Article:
The MA in Linguistics and the MA in ESL offer students broad training in all core areas of the discipline. Our MA programs prepare students for challenging careers in a variety of industries, including government, education, law, bioinformatics, and natural language processing. The MA in ESL specifically prepares students for careers in teaching English as a second and/or foreign language and language arts instruction for K-12 (with additional certification and coursework from the College of Education). Our MA programs also serve as an excellent foundation for doctoral studies in Linguistics and other language-related fields such as speech pathology, deaf education, audiology, or the teaching of English as a second language.
The five major foci of graduate studies in Linguistics are:
Teaching English to Speakers of Other Languages (TESOL)
Of general interest to many of our students, but of special interest to those interested in Teaching English as a Second Language, are courses on second language acquisition; pedagogical approaches to English grammar; methods and practicum in teaching English as a second or additional language; and English language variation and change, including varieties of English spoken worldwide. Our practicum in ESL is often available at an international venue. We also offer a Graduate Academic Certificate in Teaching English to Speakers of Other Languages.
Language Documentation, Curation, and Conservation
The world’s languages, approximately 7000 of them, are disappearing at an alarming rate. Each language encodes unique knowledge about the ecologies – both animals and plants – of the societies that are centered on the languages spoken. To preserve and employ this data to further our understanding of this essential part of what it means to be human, linguists and interested members of language communities work together to collect and analyze linguistic data, and to preserve it in archives for use in the future. We offer courses on scientifically sound and ethically appropriate data collection methodologies, gold standard archiving practices, and methods for data mining. All these lead to research projects on non Indo-European languages and provide students with extraordinary opportunities to learn about new cultures and customs.
The newest focus of the UNT Linguistics Department’s graduate offerings is computational linguistics (CL). CL technologies are increasingly present in daily life, from voice-enabled smart phone assistants to predictive text input to machine translation technologies. From an academic viewpoint, CL is the scientific study of language from a computational perspective, living at the intersection of language and technology. Students develop keen skills in linguistics and linguistic analysis. This knowledge can then be applied to the design of computational systems for automating linguistic analysis. At UNT we place a particular focus on how computational methods can support the work of documenting endangered languages, linking two of our department’s strengths.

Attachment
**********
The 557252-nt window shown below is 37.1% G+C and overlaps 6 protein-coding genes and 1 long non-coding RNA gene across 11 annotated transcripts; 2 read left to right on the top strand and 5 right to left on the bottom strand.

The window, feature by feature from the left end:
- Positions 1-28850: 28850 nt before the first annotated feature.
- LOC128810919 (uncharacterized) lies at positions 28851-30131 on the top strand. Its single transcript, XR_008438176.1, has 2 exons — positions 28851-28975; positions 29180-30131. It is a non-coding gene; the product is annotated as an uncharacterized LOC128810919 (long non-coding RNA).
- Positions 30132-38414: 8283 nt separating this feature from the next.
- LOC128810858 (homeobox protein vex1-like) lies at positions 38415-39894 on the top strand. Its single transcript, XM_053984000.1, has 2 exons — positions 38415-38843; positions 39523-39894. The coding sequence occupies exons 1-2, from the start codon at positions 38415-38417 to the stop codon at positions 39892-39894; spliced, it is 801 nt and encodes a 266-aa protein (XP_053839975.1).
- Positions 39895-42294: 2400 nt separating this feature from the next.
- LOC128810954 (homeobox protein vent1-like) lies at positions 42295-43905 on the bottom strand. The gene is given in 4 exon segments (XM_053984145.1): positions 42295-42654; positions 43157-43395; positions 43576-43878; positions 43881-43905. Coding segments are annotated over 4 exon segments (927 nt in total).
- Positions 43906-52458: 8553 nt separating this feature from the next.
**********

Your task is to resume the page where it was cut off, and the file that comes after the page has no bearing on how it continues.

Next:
Language Variation and Change
Languages can vary in just about every aspect of their grammar. Compare for example American English and Australian English, which differ in accent, words used to refer to the same objects, and also in some sentence patterns. To understand language as a human system we ask how languages vary, the limits to the ways in which they may vary, and what causes them to vary. We offer courses on theoretical frameworks dealing with these questions and these data. We also offer courses on the many varieties of English in America, the structure of African American English Vernacular, the structure and history of the Englishes around the world, and on principles of language change, reconstruction, and change through language contact.
Linguistic Analysis of Literature
UNT is one of the few linguistics programs in the country to offer regular courses in the linguistic analysis of poetry and prose. The courses focus on the many kinds of repetition that are used by the world’s great writers – repetitions of sound, parallelisms of form – which have the effect of making literary texts a permanent part of the world’s art.
A sixth area we are developing in conjunction with the Department of Library Sciences is Language Data Curation and Archiving. In this area of study, students will gain important competencies in the concepts, practices, and technologies used for managing linguistic data, e.g., data modeling and database design, representing information for storage and access, digital curation and data management, and information systems.